My candle burns at both ends; It will not last the night; But ah, my foes and oh, my friends— It gives a lovely light.
~ Edna St. Vincent Millay
I could dissect this poem, line by line, pondering its possible meanings with regard to Edna’s life and writing. But this is not a lit class, it’s a blog. So I won’t. Also, I don’t want to.
It’s here today because the words are speaking to me and I need to share them.
Right now, I choose to see this poem as a reminder.
To a person who is working too much, overwhelmed and exhausting herself, who knows she cannot keep this up much longer, who addresses those who support her as well as those who do not. In the end, regardless of this knowledge, she cannot help but say how lovely it all is.
I feel these words deeply.
Watch as I go down in flames and see how beautiful the fire is.
How goddamn beautiful.
Life is difficult and stressful and a strange beauty emerges in those moments. If we look. And when we find it, we need to share it. Shout it out to friends and foes.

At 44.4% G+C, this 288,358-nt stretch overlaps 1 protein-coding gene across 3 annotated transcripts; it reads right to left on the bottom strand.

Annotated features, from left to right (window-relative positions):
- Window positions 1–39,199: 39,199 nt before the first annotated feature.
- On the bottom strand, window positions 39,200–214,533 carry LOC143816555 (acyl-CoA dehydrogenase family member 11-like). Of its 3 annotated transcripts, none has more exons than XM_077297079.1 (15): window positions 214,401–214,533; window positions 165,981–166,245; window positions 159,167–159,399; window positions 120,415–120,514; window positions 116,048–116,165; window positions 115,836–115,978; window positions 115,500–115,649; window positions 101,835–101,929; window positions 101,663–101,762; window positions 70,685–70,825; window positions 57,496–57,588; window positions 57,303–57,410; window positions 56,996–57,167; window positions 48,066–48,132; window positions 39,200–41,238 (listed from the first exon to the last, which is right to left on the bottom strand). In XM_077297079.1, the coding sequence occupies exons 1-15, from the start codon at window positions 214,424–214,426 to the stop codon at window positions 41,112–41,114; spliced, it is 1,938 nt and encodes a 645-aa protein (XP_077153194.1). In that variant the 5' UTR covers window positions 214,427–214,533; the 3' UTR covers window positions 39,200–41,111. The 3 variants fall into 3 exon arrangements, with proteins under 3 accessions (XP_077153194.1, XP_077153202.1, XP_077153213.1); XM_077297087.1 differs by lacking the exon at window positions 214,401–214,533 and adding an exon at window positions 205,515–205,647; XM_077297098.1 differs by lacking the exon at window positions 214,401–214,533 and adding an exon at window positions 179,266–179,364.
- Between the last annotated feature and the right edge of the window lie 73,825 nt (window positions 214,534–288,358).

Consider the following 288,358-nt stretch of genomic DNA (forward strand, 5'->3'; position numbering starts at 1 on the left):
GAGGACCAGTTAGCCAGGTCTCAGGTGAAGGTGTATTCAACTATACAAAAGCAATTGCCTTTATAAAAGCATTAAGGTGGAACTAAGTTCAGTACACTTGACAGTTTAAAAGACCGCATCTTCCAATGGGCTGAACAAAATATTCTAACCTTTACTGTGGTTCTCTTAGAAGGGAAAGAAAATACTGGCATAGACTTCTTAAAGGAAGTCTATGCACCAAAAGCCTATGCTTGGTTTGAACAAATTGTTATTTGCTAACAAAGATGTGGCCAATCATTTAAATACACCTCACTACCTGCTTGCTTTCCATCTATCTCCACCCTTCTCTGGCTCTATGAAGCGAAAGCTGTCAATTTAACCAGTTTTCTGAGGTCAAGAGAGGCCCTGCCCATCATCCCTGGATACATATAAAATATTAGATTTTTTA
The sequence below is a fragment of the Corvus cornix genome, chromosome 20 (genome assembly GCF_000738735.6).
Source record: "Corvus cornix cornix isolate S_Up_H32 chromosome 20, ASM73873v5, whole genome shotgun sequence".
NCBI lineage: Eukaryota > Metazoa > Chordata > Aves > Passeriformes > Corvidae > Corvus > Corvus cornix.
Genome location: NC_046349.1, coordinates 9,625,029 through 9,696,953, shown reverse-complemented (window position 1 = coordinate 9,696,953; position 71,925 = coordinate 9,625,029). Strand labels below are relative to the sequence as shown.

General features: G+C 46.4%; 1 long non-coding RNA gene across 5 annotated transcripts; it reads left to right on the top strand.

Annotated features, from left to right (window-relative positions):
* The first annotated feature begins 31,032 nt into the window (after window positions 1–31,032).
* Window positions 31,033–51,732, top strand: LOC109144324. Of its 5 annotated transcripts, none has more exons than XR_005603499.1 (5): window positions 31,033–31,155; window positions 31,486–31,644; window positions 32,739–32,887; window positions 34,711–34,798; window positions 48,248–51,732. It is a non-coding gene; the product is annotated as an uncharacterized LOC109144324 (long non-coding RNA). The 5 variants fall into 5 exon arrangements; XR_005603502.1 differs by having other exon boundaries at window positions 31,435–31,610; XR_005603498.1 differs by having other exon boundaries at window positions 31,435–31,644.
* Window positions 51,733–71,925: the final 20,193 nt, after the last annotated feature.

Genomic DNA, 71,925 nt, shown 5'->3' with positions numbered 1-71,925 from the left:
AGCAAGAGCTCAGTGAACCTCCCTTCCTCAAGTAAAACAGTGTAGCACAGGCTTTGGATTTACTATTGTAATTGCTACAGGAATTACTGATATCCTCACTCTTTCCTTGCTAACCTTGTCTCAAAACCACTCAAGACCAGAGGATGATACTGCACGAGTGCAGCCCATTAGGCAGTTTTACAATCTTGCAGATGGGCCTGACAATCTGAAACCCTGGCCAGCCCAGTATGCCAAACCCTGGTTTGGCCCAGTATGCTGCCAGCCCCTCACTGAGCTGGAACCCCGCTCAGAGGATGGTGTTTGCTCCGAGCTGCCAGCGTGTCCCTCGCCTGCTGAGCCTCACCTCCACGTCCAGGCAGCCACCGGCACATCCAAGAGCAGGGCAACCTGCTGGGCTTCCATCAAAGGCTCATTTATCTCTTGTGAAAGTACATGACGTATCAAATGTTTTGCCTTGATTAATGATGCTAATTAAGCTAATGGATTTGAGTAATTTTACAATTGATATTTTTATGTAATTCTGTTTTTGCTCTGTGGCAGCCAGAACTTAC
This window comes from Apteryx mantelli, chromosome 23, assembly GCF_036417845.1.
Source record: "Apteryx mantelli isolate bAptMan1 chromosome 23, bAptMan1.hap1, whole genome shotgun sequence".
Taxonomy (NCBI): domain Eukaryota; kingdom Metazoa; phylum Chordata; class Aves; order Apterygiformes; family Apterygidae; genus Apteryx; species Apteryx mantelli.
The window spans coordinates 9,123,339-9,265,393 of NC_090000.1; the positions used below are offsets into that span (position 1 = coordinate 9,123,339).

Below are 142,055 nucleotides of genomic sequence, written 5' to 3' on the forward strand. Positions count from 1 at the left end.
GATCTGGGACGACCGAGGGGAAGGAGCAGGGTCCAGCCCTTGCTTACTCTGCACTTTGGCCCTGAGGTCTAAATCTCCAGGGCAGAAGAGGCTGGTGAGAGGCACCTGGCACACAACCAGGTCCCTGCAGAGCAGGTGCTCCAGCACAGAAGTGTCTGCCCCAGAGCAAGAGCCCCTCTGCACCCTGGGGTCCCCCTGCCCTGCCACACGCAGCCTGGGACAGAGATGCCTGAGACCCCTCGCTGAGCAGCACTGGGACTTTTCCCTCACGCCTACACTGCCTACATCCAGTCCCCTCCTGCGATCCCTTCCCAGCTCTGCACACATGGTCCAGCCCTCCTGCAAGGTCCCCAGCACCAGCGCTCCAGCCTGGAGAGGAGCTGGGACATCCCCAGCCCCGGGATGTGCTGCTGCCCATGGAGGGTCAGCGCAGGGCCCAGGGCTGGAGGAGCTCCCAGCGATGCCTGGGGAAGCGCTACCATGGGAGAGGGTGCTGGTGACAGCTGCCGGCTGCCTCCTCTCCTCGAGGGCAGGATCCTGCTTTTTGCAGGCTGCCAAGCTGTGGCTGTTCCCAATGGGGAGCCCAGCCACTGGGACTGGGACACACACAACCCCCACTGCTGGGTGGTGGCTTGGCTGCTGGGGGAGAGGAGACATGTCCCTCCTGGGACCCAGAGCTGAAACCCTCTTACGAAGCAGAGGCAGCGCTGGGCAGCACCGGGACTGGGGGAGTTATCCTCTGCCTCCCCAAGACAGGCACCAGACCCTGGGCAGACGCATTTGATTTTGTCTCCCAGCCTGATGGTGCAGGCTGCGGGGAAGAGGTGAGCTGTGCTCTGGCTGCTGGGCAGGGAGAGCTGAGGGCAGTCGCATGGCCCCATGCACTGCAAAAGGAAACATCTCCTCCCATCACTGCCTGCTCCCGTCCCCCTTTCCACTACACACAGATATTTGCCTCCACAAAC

There is beauty in the moments of madness.
My Sunday thoughts in 200 words or less.
Are you going through a difficult time? Have you taken on too much? Could you use a break? I’ve got nothing. Sorry. No tips. No fix. Just support, solidarity, and a little bit of poetry.
In many cultures, past and present, this day is a promise of release from the dreary darkness and bitter cold of winter. Beneath the frozen earth, life stirs. This midwinter celebration, halfway between the first day of winter and the first day of spring, gives us hope.
Like watching your children grow, you look up one morning and say, “When did you get so tall?” Those extra minutes of sunlight each day since the Winter Solstice have accumulated. Lift your eyes, look around, become aware of the light. The lengthening of days is a slow process—but the change is now noticeable.
The guilt of what we did “wrong” last year and the pressure to make resolutions to better ourselves is associated with the New Year.
This first day of February offers a fresh start. It is about new beginnings. It brings knowledge that the seeds we planted are deep within—there is life underneath the frost and snow. These plants will soon break through the soil, reaching and growing.
Trust that there is life in the darkness and there you will find hope.
Where there is darkness, find the light. Where there is cold, find the warmth.